It is important that both you and your employer understand that you will no longer be stood down from work or working reduced hours from 29 March 2021 under the JobKeeper laws.
Some other forms of stand-down may still be imposed by your employer in more limited circumstances where there is a stoppage of work. You should discuss with your employer what they intend and whether you will resume your usual hours of work. If your employer still does not have enough work for you to perform, you might be asked to agree to work reduced hours or come to some other arrangement.
More information on JobKeeper enabling stand down directions.
A. If you have come to an agreement with your employer to reduce your contracted hours of work or to take leave, and your employer has not directed you to do this as part of a “JobKeeper enabling stand down direction”, then your agreement with your employer will not be affected by the end of the JobKeeper scheme. Only workers receiving JobKeeper, and particularly those who have been given a JobKeeper enabling stand down direction, will be affected by the end of the scheme.
If you are a full-time or part-time employee, your employer is not able to lawfully reduce your contracted hours of work unless you agree to it.
No, your funding is separate to JobKeeper benefits. JobKeeper benefits are not income tested and are a subsidy for employers to help pay employee wages. They are not a direct payment to employees.
Yes, you may be eligible for JobSeeker payments subject to meeting residence and income tests.
The JobSeeker payment is a government Centrelink payment to support employees or some contract workers who have lost their jobs or are earning low incomes. Your eligibility and the amount you will receive depend on your fortnightly income. If you live with a partner, their income will also be taken into account up to a certain threshold.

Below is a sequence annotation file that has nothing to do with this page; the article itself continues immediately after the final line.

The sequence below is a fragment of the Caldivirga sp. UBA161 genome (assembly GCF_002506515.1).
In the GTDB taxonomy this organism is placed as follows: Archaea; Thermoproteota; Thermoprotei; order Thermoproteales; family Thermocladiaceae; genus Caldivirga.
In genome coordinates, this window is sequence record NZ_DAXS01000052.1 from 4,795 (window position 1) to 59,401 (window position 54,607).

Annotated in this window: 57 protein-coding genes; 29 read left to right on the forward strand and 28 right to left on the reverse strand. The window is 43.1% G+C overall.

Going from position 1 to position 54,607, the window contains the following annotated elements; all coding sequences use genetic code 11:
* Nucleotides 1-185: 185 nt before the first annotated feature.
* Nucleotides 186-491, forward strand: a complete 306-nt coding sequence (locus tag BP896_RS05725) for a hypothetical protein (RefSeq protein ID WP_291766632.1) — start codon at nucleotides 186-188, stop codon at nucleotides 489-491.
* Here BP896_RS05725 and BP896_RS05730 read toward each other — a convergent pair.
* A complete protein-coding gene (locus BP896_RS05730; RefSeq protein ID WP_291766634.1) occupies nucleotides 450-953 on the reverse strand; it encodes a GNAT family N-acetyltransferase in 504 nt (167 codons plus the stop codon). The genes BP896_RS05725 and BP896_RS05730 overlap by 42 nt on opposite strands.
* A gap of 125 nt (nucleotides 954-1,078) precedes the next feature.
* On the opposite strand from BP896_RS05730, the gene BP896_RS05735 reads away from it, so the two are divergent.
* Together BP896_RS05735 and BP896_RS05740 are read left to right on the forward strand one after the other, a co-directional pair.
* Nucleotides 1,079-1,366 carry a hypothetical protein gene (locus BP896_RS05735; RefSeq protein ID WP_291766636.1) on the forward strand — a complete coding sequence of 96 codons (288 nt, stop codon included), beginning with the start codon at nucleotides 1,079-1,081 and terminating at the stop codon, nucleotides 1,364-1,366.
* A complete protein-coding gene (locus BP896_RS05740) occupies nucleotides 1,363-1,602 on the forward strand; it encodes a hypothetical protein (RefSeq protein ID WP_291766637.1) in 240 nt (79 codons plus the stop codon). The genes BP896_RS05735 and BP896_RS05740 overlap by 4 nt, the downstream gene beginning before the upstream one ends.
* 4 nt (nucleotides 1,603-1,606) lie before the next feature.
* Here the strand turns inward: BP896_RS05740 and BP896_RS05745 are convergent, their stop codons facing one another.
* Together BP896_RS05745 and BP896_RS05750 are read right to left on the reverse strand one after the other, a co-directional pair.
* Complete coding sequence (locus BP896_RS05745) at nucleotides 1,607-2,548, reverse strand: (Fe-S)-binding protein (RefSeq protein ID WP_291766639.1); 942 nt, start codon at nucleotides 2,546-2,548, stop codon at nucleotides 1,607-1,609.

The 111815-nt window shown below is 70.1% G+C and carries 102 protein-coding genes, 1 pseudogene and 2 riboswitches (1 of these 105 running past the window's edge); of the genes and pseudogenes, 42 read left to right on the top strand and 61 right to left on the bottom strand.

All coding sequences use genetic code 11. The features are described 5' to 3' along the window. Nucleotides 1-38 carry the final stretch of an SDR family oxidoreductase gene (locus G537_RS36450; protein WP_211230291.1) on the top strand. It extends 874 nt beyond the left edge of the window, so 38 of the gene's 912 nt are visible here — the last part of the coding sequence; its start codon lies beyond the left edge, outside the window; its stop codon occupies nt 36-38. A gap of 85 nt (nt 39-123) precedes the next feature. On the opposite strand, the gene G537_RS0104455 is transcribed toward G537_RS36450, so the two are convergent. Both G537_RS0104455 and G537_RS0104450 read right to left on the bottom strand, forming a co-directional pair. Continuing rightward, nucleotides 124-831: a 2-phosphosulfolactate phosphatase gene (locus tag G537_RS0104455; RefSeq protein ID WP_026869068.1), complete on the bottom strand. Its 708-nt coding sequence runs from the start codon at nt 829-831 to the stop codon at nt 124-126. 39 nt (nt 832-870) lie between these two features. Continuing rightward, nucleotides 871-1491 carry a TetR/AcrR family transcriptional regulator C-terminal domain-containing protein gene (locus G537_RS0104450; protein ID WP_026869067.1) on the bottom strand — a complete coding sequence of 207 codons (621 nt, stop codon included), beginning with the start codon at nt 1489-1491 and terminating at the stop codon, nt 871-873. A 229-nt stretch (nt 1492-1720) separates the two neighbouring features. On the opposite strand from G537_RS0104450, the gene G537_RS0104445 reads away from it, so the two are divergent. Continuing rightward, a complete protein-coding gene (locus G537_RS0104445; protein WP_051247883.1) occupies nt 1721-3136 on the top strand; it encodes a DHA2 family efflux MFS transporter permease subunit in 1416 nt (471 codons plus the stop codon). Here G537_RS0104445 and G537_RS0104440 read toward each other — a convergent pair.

You can find out whether you meet the eligibility requirements here.
Depending on your age, you may be eligible for different kinds of assistance. For example:
- If you are over 22, you may apply for JobSeeker payment. Call 132 850 for more information.
- If you are 18 to 22, you may apply for the Youth Allowance for JobSeeker (this might be subject to additional tests of your parents if you are a dependent). Call 132 490 for more information.
If you are eligible to receive JobSeeker payments then you will usually need to meet the “mutual obligation requirements” in order to receive payments. These require you to fill out a Job Plan, search for work and accept any suitable jobs offered to you.
Yes, however if your dAIS funding exceeds the income test limits you will not be entitled to JobSeeker payments as well. Also, JobSeeker benefits decrease for every dollar you earn over your applicable threshold per fortnight.
The limit of income you can receive before you are no longer to receive JobSeeker payments can be found here.
The government has introduced online fast-tracking measures for new JobSeeker applicants through MyGov (removing many administrative hurdles). However new payments are still subject to certain waiting periods (the income maintenance period and compensation preclusion period). In short – it may take some weeks for you to receive your first payment after you are approved, which may also take time.
f you are not affected by coronavirus and are not required to self-isolate, you will be required to meet the “mutual obligation requirements” to look and apply for jobs, and/or do activities to help you become job-ready.